• Uncontrolled power of the military industrial complex, and the mind-boggling (and secret) budget for war and weaponry
  • Loss of civil liberties
  • Power of lobbyists to buy and own legislators
  • Choices limited to two pre-selected candidates, and very limited parameters of debate and discussion
  • Growing gap between rich and poor, with the middle class becoming a vanishing species
  • “Health care” where individuals are forced to purchase insurance from a “company store” monopoly
  • Mind-boggling regulations that can be defied by huge corporations but are costly to smaller entrepreneurs
  • Clean water, clean air, clean food compromised by those who benefit from not having to clean up after themselves
  • GMO foods and the monopolies like Monsanto (who want to control the world’s food supply)
  • Big Pharma making selling herbs illegal in the European Union in preparation for doing the same in the USA
  • Chemtrails, HAARP and other dark conspiracies that one finds going deeper down the rabbit hole
  • Etc., etc., etc.

Every one of these issues – every one – boils down to just one issue:  Who’s in charge of who’s in charge?  Is it we, the people?  Or they, the very, very few people?  It’s as simple as the old maxim, “When few rule, few benefit.”

It’s Time For We the People To Gather Under One Big Intent

What is now required is a “movement of movements” or, as Swami Beyondananda would put it, “gathering all the tribes under one big intent.”  Only by unity of purpose – around the core virtues and values 80% to 90% of us share in common – can we “overgrow” the current deadly, dysfunctional system.  We cannot do it while separated into progressive and conservative tribes.  However, by integrating the healthiest and most functional aspects of the natural impulses of growth (progressive) and protection (conservative) we can create the whole-brained, whole-hearted politics needed for massive evolutionary change.

Sound too idealistic?

Well, consider the alternative:  More of the same, only worse.

At the risk of making God laugh, we (my transpartisan cohort Joseph McCormick and myself) have a plan.  You can read the story of Joseph’s amazing political transformation from divider to uniter in our e-book (http://reunitingamerica.org/) and you will also discover some of the principles and practices that have proven to turn political polarities into a dynamo that leads to breakthrough conclusions and solutions.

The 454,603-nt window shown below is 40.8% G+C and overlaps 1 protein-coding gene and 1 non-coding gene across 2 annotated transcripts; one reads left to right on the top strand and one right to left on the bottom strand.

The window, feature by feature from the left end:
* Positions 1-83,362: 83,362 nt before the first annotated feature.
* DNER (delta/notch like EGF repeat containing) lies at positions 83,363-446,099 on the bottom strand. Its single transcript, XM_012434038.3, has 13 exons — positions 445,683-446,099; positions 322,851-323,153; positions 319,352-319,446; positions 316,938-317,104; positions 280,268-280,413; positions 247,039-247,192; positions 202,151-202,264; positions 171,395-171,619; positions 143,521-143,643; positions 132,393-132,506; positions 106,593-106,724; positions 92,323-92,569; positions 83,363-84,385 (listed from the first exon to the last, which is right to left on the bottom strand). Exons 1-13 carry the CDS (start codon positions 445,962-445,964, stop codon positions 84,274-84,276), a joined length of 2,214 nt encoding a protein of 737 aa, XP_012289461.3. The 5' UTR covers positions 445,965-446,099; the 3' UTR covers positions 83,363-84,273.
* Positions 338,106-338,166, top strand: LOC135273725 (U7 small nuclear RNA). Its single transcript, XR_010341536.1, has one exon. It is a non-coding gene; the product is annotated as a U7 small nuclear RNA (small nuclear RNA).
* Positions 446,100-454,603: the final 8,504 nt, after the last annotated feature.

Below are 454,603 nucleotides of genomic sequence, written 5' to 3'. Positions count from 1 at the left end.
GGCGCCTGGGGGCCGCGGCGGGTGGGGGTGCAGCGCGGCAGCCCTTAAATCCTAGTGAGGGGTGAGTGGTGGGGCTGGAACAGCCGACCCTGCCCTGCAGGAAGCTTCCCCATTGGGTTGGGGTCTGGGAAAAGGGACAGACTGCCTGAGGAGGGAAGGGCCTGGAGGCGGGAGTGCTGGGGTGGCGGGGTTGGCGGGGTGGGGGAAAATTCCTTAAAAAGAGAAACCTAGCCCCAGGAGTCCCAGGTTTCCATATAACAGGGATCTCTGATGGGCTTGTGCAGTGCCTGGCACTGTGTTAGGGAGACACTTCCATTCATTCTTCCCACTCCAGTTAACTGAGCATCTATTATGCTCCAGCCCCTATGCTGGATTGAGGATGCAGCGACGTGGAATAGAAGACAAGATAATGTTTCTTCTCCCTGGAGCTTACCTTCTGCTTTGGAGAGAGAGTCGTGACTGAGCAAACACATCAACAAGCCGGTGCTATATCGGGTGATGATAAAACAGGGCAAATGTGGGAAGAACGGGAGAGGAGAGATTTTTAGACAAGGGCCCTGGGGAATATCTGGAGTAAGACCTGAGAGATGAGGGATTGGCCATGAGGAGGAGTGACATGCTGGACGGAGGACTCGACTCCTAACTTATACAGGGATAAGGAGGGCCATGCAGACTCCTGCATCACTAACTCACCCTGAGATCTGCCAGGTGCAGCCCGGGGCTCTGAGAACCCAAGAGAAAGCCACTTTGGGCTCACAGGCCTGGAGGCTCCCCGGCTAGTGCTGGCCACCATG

The first step is to revise and publish a print version of our book, Reuniting America:  A Manifesto for Changing the Political Game.  With dual prefaces from leaders of both conservative and progressive citizens’ movements (and using their networks), we plan to proliferate the principles and practices of transpartisan engagement throughout activist networks on all sides.  By massively promoting the book via networks like MoveOn.org, the Coffee Party USA, and the Freedom Coalition, we will inevitably get the attention of the mainstream media.  Joseph and I will continue to convene transpartisan meet-ups and Reuniting America trainings throughout this year.  Our plan is to release the book sometime after Labor Day.

That will give us a head start toward awakening a critical mass of the heretofore-uncritical masses prior to the 2012 election cycle.

Now I have to be honest here.  I seem to be ahead of the curve on this one.  As someone who has been immersed in political science since I was a college student, the “transpartisan upwising” seems obvious to me as the breakthrough solution to the partisan trance that has caused the debilitating “auto-immune dysfunction” in our body politic.  When Joseph and I published the e-book version of Reuniting America earlier this year, we both expected to sell at least 1,000 e-books via our combined 10,000-person list and the folks on their list.  We figured people would be eager to find out how we could heal the body politic rather than rub salt in our already-painful wounds.